I knew one woman who set my radar off.  She claimed her BF baby was diagnosed with coeliac, her kid had an ASD diagnosis and man, he was the most socially adept kid with ASD I ever met, she claimed he had learning disabilities and when her DH showed me the WISC they had had done it was indicative of no such issues.  She would constantly tell people that her kid had rages and had destroyed the house but the house always looked tidy and normal with no broken mirrors or furniture.  It was really odd.

#24 red_squirrel

Posted 28 June 2012 - 08:42 PM

Why anyone would want to spend so many hours waiting in casualty is beyond me.
We end up there at least once a year, normally with a 6 hour wait. It would be my worst nightmare to be there that often.
I feel sorry for all those involved.

#25 Soontobegran

Posted 28 June 2012 - 08:45 PM

I have met a mother with MBP who was making her child sick and going to great lengths to make her child gravely ill, the child was eventually taken from her after surveillance revealed her injecting into the child's IV line amongst other things.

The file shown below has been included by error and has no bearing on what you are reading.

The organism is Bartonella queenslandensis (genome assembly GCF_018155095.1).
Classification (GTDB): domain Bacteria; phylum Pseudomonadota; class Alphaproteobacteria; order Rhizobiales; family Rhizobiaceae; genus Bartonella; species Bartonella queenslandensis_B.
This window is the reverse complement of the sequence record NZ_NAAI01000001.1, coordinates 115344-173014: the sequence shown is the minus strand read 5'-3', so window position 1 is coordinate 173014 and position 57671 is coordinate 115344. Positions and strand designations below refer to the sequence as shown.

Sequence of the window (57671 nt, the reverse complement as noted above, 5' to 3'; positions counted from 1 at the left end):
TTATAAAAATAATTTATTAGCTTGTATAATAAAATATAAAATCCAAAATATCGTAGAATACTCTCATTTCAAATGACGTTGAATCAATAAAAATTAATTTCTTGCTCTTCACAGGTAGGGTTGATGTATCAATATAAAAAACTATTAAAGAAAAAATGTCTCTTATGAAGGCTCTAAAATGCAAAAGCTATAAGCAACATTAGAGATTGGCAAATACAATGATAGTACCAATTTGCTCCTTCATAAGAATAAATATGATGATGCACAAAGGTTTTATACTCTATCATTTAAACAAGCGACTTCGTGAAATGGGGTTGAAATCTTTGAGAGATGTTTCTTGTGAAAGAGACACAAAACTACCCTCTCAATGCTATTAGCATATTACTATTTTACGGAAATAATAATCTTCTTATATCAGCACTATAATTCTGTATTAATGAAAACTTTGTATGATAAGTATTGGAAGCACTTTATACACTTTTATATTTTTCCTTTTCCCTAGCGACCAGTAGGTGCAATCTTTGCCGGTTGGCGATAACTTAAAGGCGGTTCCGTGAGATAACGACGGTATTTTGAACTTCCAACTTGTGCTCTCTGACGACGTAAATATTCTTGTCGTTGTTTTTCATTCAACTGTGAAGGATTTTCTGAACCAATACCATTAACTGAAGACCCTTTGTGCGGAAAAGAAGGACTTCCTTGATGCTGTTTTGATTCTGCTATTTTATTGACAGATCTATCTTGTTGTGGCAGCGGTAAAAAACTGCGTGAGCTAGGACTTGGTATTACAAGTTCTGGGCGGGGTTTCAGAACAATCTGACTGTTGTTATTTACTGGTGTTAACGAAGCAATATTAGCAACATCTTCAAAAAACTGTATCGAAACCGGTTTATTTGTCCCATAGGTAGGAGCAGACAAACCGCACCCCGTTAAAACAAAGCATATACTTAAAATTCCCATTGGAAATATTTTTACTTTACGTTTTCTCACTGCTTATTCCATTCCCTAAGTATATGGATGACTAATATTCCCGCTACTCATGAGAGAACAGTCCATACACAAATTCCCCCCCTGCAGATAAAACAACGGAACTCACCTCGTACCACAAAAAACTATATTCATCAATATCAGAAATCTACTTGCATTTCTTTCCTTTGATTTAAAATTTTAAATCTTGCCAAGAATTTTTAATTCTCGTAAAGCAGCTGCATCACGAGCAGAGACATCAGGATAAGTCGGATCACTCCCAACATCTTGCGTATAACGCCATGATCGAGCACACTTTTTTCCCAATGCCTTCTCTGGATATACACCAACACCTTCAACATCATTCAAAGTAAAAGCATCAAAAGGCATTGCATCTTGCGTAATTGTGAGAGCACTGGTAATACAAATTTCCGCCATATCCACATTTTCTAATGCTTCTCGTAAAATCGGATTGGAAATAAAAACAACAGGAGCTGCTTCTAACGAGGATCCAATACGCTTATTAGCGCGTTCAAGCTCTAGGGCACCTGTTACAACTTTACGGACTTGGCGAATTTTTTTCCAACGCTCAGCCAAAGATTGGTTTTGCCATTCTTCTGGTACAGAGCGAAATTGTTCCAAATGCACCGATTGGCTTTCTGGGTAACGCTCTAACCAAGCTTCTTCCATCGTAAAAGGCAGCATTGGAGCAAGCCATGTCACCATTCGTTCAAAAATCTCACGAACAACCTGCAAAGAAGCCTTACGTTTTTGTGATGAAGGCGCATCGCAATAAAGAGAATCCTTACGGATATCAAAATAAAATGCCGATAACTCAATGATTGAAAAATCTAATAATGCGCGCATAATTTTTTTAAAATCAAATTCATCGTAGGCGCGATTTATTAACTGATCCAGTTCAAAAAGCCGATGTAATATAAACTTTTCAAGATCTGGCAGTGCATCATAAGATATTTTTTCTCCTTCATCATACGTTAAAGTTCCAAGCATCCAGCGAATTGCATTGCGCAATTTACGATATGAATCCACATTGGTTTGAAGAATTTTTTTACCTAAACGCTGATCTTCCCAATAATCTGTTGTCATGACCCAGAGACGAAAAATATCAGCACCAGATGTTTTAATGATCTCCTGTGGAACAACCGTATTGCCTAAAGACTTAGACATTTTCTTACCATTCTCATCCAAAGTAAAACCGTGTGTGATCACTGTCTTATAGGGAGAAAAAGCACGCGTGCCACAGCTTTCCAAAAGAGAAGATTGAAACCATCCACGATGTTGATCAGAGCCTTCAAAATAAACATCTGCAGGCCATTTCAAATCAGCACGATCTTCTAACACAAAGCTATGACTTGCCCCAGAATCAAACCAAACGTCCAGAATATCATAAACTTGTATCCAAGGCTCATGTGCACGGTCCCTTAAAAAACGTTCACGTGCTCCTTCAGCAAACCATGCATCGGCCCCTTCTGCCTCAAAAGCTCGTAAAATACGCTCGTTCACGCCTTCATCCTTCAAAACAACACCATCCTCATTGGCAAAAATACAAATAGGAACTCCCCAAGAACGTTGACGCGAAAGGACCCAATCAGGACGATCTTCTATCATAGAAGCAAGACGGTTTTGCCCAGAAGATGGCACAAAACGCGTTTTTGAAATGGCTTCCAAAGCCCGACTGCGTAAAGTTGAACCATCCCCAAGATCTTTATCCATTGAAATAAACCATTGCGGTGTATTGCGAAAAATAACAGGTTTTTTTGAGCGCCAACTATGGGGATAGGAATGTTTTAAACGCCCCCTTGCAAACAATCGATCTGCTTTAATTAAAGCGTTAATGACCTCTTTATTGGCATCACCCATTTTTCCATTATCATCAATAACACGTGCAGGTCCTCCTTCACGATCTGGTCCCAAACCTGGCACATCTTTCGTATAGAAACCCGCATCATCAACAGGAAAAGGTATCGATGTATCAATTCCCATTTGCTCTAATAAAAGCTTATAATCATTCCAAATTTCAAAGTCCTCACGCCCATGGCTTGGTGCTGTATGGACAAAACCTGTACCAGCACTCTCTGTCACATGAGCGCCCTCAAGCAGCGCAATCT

I have met several parents who have brought their children into hospital reporting apneoa, convulsions and other serious symptoms which have mysteriously improved by the time they have got to hospital.

Whether both of these presentations can be diagnosed as MBP I am not sure. It is a diagnosis made very reluctantly due to the possible repercussions.




1 user(s) are reading this topic

0 members, 1 guests, 0 anonymous users

 

Win Coles Little Explorer nappies for your toddler

Introducing the new Coles Little Explorer Nappies! You can confidently rely on Coles Little Explorer nappies at each stage of your child's growth, so take the Big Nappy Change and try new Coles Little Explorer nappies for yourself!

Robbie Williams live tweets wife's labour

And the award for most patient woman in labour goes to ... Robbie Williams' wife, Ayda Field.

Vaccine ignorance is deadly and contagious

In the absence of credible, strong political leadership, paranoia about disease can go viral.

Parenting differently based on birth order

All children have unique personalities, but keeping birth order in mind could help when parenting.